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Home » Direct Tax » Limits of Deeming Fiction: Intermediaries under GST – II

Limits of Deeming Fiction: Intermediaries under GST – II

Constitutionality of Section 13(8)(b) and Section 8(2), IGST Act, 2017


As elaborated in the first of this two-part post, the constitutionality of Section 13(8)(b), IGST Act, 2017 has attracted varied judicial opinions that deploy superficial and sub-par reasoning. Nonetheless, a Division Bench of the Bombay High Court delivered a split verdict on the constitutionality of Section 13(8)(b) and referred the issue to a third judge. Justice G.S. Kulkarni in his opinion[1] has adopted a unique perspective towards the issue and in the process arrived at a novel conclusion, whose implications are not entirely clear. The conclusion of Justice Kulkarni is that Section 13(8)(b) and Section 8(2) of IGST Act, 2017 are legal, valid, and constitutional if their operation is confined in their operation to IGST Act only and same cannot be made applicable for levy of tax on services under Central and Maharashtra GST legislations (‘CGST Act’ and ‘MGST Act’ respectively). I examine the reasoning and approach of Justice Kulkarni in the following paragraphs. Please refer to the first part for an introduction to the issue.    


The Revenue justified Section 13(8)(b), IGST Act, 2017 by articulating several reasons. The Revenue argued that the place of service for intermediaries was the location of intermediary under the service tax regime as well and a similar legal position has been adopted under GST. Also, it referred to the fact that value addition in case of services by intermediaries happens at the location of intermediary. The Revenue also stated – in my view the real reason for Section 13(8)(b) – that if the location of intermediary was not made the place of service under the impugned provision, then the transaction would have escaped the tax net. (para 13)

The petitioners relied on Article 246A, 269A and 286 of the Constitution to argue that the impugned provision, i.e., Section 13(8)(b), IGST Act, 2017 was violative of the Constitutional limits. The petitioners, for example, argued that by deploying the deeming fiction under Section 13(8)(b), IGST Act, 2017 the Revenue was trying to convert the actual place of supply which was in foreign territory to the place of supplier and tax it as an intra-State supply. And the use of deeming fiction contravened Articles 249A, 269A and 286. The other arguments of the petitioners can be enlisted as follows: the levy of IGST on export of services is de hors the fundamental principle of GST as a destination-based tax, its violates the restrictions imposed by Article 286 which forbid States from levying a tax on transactions which take place in the course of import and the Parliament cannot authorize States to levy tax on export of services by deeming it to be a local supply, the levy is extra-territorial and violative of Article 245. Further, the petitioners also alleged that the levy via Section 13(8)(b) was arbitrary, discriminatory, and violative of Article 14.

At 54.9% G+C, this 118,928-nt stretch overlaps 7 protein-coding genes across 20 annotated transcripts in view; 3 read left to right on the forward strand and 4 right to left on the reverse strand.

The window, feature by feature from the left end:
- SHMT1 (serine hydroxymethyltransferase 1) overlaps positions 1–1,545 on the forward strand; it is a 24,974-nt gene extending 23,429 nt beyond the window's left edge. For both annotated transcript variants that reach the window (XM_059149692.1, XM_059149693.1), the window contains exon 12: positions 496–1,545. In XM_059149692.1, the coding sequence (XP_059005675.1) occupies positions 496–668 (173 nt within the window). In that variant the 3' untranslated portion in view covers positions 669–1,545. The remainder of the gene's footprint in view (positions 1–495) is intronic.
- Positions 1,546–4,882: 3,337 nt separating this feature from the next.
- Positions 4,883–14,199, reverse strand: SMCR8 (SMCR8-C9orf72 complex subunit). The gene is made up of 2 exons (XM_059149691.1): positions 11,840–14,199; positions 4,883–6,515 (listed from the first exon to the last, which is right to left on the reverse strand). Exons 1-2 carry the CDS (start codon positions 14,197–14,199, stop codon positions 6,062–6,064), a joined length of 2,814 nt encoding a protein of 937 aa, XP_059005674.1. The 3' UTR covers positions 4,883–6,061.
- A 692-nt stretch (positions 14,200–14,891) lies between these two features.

Justice Kulkarni noted that there is no dispute that the transaction undertaken by taxpayers constitutes an export of service. He agreed with the petitioners and stated that: 

In my opinion, the contention of the petitioners appears to be correct that the transactions in question of the petitioners are in fact a transactions of export of service, as the recipient of service is the foreign principal. The destination/consumption of the services as provided by the petitioners takes place in a foreign land. This completely satisfies the test of “export of service” as defined under Section 2(6) of the IGST Act, also as there is no contra indication that “factually” it can be regarded as either inter-State or intra-State sale of services.(para 60)

Justice Kulkarni relied on the definition of export of services under Section 2(6), IGST Act, 2017 and observed that all the ingredients of were satisfied in the impugned case. Section 2(6), IGST Act, 2017 defines export of services to mean when: (i) the supplier of service is located in India; (ii) the recipient of service is located outside India; (iii) the place of supply of service is outside India; (iv) the payment for such service has been received by the supplier of service in convertible foreign exchange; and (v) the supplier of service and the recipient of service are not merely establishments of a distinct person in accordance with Explanation 1 in section 8. Strictly speaking, the third ingredient, i.e., place of supply of service is not satisfied in the impugned case by virtue of Section 13(8)(b), IGST Act, 2017. However, since that was the centrepiece of the petitioner’s case, accepting it on face value would have prevented engagement with the petitioner’s argument.   

Justice Kulkarni stated that the contention of petitioners is that Section 13(8)(b), IGST Act, 2017 is being read into the Central and State GST legislations, i.e., CGST Act and MGST Act to tax export of services indirectly by treating them as a local supply. He framed the issued as: provisions of IGST Act were being imported into CGST Act and MGST Acts. The framing of the issuing as interplay of two distinct legislations rather than as an issue of legislative competence is crucial. By treating the issue of deeming fiction under Section 13(8)(b), IGST Act, 2017 he was able to address the petitioner’s grievance and yet managed to not situate it completely within the Constitutional context. Thus, Justice Kulkarni engaged with inter-connectedness of various GST legislations as the central issue making the petitioner’s argument of the Parliament’s competence to enact the impugned provision as an allied issue.